By Kiana Wilburg
While it is practical to focus on ways in which policy makers need to improve the nation’s debt management practices, Finance Minister Winston Jordan is of the view that key to the picture, is the consideration of loans his administration inherited from the PPP, and how those debts affect Guyana’s pace of development.
Jordan recently alluded to this salient point during the opening session of the second national workshop on sustainable funding strategy which was recently held at the Pegasus Hotel.
The Finance Minister said that one has to be cognizant of the impact on the public debt, and of the many loans contracted by the previous administration, several of which remained largely undisbursed at the time the government came to office. In this regard, he cited the CJIA Modernization Loan of US$135 million and the East Coast Road Widening project of which a US$50 million was taken from China Exim Bank.
Jordan said that these remained largely undisbursed during 2015. The economist noted that compounding this was the ill-advised and/or poorly conceived projects and investments embarked upon by the previous administration. He said that these do not contribute to the Treasury, but the repayment is nevertheless being met by the Government and, by implication, the citizenry – at least those who pay taxes.
He cited projects such as the US$200M Skeldon Sugar Factory, the US$60M Marriott Hotel, and investments from the National Insurance Scheme into CLICO and the Berbice Bridge.
The Finance Minister said, “With an outer debt ceiling limit of 60 percent of GDP, these loans have restricted the fiscal space and reduced our room to manoeuvre, at a time when we are seeking to implement a new generation of transformative projects such as the Demerara Harbour Bridge and the Georgetown to Lethem Road.”
The economist went further to state that Guyana is well acquainted with the harsh consequences of an onerous debt burden; the painful process of structural adjustment; and the acrid outcomes of weak and impudent management of the public purse by previous administrations.
In spite of many unhelpful comments and misguided actions, since the presentation of the last budget, Jordan maintained that the Government will do all that is required to prevent the recurrence of such situations.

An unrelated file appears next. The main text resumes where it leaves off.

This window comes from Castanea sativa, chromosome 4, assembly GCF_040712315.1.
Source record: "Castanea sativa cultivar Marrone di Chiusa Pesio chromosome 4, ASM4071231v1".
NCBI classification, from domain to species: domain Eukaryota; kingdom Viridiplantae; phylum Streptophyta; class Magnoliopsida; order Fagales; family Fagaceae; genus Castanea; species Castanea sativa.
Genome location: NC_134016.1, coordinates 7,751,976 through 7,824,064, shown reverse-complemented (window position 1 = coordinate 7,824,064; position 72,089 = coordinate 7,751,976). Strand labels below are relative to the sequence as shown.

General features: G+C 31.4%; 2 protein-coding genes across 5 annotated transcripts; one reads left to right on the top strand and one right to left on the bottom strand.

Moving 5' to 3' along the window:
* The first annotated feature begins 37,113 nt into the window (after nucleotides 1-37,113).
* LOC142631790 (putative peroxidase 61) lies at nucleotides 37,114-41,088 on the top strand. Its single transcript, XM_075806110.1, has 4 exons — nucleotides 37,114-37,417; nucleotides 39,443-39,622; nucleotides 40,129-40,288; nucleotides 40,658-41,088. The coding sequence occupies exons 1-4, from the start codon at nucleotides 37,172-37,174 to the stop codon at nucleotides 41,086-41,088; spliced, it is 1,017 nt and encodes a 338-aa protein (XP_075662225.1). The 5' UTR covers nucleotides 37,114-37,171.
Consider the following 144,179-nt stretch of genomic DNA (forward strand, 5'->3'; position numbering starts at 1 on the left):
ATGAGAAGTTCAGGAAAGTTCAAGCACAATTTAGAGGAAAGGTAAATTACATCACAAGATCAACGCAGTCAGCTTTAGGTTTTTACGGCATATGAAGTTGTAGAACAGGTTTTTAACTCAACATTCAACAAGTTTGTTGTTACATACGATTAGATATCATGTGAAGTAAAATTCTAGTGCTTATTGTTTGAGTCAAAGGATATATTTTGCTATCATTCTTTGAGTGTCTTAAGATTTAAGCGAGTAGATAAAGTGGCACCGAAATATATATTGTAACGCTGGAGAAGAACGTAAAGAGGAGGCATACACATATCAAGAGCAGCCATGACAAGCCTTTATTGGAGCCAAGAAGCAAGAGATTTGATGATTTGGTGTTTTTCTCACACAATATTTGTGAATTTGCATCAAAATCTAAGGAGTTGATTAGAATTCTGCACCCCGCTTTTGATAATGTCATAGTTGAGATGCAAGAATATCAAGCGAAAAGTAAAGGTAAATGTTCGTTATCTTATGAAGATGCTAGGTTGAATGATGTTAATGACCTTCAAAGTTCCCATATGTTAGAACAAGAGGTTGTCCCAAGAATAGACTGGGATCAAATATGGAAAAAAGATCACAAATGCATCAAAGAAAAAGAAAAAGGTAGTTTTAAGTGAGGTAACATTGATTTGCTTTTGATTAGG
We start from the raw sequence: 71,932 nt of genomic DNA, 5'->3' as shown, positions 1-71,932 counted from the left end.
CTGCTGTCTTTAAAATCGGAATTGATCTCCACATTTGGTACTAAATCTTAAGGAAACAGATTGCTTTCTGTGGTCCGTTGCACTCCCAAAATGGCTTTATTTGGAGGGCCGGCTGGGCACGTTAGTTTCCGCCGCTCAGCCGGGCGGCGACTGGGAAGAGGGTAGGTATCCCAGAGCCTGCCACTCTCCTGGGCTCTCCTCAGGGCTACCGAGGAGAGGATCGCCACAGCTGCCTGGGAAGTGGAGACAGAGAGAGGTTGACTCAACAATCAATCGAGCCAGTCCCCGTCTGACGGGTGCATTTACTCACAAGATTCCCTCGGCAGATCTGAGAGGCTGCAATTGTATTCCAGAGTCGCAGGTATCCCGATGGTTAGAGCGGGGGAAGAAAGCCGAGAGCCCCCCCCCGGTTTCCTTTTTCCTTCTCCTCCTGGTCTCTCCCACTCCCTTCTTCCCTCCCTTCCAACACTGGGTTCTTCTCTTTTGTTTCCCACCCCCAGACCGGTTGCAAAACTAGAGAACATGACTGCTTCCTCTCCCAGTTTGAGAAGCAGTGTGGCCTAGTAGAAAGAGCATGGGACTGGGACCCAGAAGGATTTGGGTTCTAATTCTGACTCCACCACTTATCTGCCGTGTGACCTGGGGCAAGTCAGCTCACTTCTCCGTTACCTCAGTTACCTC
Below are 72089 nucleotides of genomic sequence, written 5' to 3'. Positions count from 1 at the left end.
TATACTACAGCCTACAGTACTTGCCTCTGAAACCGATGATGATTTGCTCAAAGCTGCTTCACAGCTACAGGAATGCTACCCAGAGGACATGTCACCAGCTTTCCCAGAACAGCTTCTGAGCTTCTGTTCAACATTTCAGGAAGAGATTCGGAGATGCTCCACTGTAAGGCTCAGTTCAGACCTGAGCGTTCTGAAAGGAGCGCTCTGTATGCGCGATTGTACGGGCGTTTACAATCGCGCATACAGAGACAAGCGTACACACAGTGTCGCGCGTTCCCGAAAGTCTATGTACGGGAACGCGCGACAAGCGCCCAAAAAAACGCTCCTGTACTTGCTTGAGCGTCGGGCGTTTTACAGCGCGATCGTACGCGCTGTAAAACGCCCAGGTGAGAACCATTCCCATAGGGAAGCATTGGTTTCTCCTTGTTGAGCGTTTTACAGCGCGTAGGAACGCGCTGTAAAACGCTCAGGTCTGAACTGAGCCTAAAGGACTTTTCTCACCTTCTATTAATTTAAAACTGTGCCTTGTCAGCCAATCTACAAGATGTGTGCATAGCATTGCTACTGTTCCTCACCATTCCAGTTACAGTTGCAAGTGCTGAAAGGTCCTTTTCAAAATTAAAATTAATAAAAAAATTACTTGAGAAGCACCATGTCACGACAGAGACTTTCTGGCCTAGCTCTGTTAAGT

He said, “Some of our policy measures may be bold in their intent, leading to unpopular reactions. However, while governments are often swept into power on a wave of popularity, they are similarly swept out ignominiously when they succumb to demands, especially by special interest groups, to implement policy measures that have short term gain for these groups, but long term pain for the mass of the population. History is a great teacher, for which we should learn its copious lessons.”
The Finance Minister added, “Our Government has managed to reduce the debt further to 46 percent of GDP at the end of 2016, relative to 2015. But we cannot become complacent; neither do we have the luxury of sitting on our laurels for the lower debt ratio was achieved at the expense of the unsatisfactory implementation of the Public Sector Investment Programme (PSIP), where we failed to achieve an exemplary disbursement rate of our foreign-funded projects.”
Jordan noted that this led to the unacceptable situation of negative net inflows by major donors, at a time when foreign exchange supply was challenged because of under-performance in critical sectors and areas of the economy.
The Finance Minister said that undoubtedly, the hard work must continue to ensure that debt levels remain sustainable, within prescribed parameters.
He stated that even with past fiscal consolidation and oil revenues on the horizon, “we must be cognizant of the new challenges that confront us such as dwindling sources of concessional financing and vulnerability to external shocks.”
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